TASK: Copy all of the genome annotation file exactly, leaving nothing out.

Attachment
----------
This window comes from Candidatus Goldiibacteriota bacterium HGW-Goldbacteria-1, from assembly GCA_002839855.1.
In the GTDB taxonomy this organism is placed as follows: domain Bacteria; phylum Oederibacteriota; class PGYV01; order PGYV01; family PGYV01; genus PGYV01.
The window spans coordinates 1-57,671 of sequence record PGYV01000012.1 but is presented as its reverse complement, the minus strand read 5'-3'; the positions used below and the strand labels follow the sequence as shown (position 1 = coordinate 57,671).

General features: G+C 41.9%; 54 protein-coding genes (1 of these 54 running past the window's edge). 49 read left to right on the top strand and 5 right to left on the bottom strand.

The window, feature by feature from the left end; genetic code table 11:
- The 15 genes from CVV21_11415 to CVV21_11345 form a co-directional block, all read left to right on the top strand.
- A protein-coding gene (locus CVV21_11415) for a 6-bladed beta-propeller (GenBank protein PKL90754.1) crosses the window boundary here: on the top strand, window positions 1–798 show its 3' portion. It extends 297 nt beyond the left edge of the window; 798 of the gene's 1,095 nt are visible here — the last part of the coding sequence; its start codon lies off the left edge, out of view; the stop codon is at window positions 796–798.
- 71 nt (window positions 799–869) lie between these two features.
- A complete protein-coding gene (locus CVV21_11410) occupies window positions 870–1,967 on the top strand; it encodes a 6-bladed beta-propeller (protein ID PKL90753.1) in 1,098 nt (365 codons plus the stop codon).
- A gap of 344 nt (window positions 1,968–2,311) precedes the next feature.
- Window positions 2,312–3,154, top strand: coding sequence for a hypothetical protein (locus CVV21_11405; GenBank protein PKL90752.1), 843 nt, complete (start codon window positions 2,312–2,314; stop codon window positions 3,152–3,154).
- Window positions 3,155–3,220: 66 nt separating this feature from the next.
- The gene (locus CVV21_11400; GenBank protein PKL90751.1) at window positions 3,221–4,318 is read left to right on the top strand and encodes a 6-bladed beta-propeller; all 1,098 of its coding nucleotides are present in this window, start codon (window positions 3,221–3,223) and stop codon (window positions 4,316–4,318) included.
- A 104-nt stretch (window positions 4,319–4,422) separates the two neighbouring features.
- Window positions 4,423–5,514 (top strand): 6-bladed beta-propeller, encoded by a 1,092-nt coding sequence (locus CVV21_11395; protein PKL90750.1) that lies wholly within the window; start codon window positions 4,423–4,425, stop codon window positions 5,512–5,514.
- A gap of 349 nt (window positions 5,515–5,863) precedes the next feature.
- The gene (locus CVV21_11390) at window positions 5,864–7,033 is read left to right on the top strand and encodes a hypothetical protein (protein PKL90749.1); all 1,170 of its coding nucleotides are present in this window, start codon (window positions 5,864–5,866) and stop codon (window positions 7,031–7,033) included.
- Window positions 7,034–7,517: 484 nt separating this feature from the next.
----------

This window comes from Candidatus Goldiibacteriota bacterium HGW-Goldbacteria-1, from assembly GCA_002839855.1.
In the GTDB taxonomy this organism is placed as follows: domain Bacteria; phylum Oederibacteriota; class PGYV01; order PGYV01; family PGYV01; genus PGYV01.
The window spans coordinates 1-57,671 of sequence record PGYV01000012.1 but is presented as its reverse complement, the minus strand read 5'-3'; the positions used below and the strand labels follow the sequence as shown (position 1 = coordinate 57,671).

General features: G+C 41.9%; 54 protein-coding genes (1 of these 54 running past the window's edge). 49 read left to right on the top strand and 5 right to left on the bottom strand.

The window, feature by feature from the left end; genetic code table 11:
- The 15 genes from CVV21_11415 to CVV21_11345 form a co-directional block, all read left to right on the top strand.
- A protein-coding gene (locus CVV21_11415) for a 6-bladed beta-propeller (GenBank protein PKL90754.1) crosses the window boundary here: on the top strand, window positions 1–798 show its 3' portion. It extends 297 nt beyond the left edge of the window; 798 of the gene's 1,095 nt are visible here — the last part of the coding sequence; its start codon lies off the left edge, out of view; the stop codon is at window positions 796–798.
- 71 nt (window positions 799–869) lie between these two features.
- A complete protein-coding gene (locus CVV21_11410) occupies window positions 870–1,967 on the top strand; it encodes a 6-bladed beta-propeller (protein ID PKL90753.1) in 1,098 nt (365 codons plus the stop codon).
- A gap of 344 nt (window positions 1,968–2,311) precedes the next feature.
- Window positions 2,312–3,154, top strand: coding sequence for a hypothetical protein (locus CVV21_11405; GenBank protein PKL90752.1), 843 nt, complete (start codon window positions 2,312–2,314; stop codon window positions 3,152–3,154).
- Window positions 3,155–3,220: 66 nt separating this feature from the next.
- The gene (locus CVV21_11400; GenBank protein PKL90751.1) at window positions 3,221–4,318 is read left to right on the top strand and encodes a 6-bladed beta-propeller; all 1,098 of its coding nucleotides are present in this window, start codon (window positions 3,221–3,223) and stop codon (window positions 4,316–4,318) included.
- A 104-nt stretch (window positions 4,319–4,422) separates the two neighbouring features.
- Window positions 4,423–5,514 (top strand): 6-bladed beta-propeller, encoded by a 1,092-nt coding sequence (locus CVV21_11395; protein PKL90750.1) that lies wholly within the window; start codon window positions 4,423–4,425, stop codon window positions 5,512–5,514.
- A gap of 349 nt (window positions 5,515–5,863) precedes the next feature.
- The gene (locus CVV21_11390) at window positions 5,864–7,033 is read left to right on the top strand and encodes a hypothetical protein (protein PKL90749.1); all 1,170 of its coding nucleotides are present in this window, start codon (window positions 5,864–5,866) and stop codon (window positions 7,031–7,033) included.
- Window positions 7,034–7,517: 484 nt separating this feature from the next.